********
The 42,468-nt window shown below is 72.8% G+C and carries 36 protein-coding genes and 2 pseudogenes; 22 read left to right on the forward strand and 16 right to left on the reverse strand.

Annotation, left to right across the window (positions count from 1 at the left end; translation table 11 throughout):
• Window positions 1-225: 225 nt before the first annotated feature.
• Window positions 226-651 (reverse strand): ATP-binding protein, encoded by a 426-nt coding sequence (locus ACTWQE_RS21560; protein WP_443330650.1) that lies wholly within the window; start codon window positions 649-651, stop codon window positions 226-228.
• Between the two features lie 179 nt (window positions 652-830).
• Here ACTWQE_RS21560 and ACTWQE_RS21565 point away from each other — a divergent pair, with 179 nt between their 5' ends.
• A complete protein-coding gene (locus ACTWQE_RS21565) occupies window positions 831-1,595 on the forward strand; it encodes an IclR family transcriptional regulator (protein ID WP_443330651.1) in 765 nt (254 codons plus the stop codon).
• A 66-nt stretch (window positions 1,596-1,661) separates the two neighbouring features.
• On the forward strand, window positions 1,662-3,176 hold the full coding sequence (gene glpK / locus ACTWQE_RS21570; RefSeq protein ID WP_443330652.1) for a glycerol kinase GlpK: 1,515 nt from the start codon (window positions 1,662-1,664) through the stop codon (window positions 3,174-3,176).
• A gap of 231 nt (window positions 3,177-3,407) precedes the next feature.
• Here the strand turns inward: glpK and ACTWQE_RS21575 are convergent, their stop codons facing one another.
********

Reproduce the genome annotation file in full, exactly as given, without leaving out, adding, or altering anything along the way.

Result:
The 42,468-nt window shown below is 72.8% G+C and carries 36 protein-coding genes and 2 pseudogenes; 22 read left to right on the forward strand and 16 right to left on the reverse strand.

Annotation, left to right across the window (positions count from 1 at the left end; translation table 11 throughout):
• Window positions 1-225: 225 nt before the first annotated feature.
• Window positions 226-651 (reverse strand): ATP-binding protein, encoded by a 426-nt coding sequence (locus ACTWQE_RS21560; protein WP_443330650.1) that lies wholly within the window; start codon window positions 649-651, stop codon window positions 226-228.
• Between the two features lie 179 nt (window positions 652-830).
• Here ACTWQE_RS21560 and ACTWQE_RS21565 point away from each other — a divergent pair, with 179 nt between their 5' ends.
• A complete protein-coding gene (locus ACTWQE_RS21565) occupies window positions 831-1,595 on the forward strand; it encodes an IclR family transcriptional regulator (protein ID WP_443330651.1) in 765 nt (254 codons plus the stop codon).
• A 66-nt stretch (window positions 1,596-1,661) separates the two neighbouring features.
• On the forward strand, window positions 1,662-3,176 hold the full coding sequence (gene glpK / locus ACTWQE_RS21570; RefSeq protein ID WP_443330652.1) for a glycerol kinase GlpK: 1,515 nt from the start codon (window positions 1,662-1,664) through the stop codon (window positions 3,174-3,176).
• A gap of 231 nt (window positions 3,177-3,407) precedes the next feature.
• Here the strand turns inward: glpK and ACTWQE_RS21575 are convergent, their stop codons facing one another.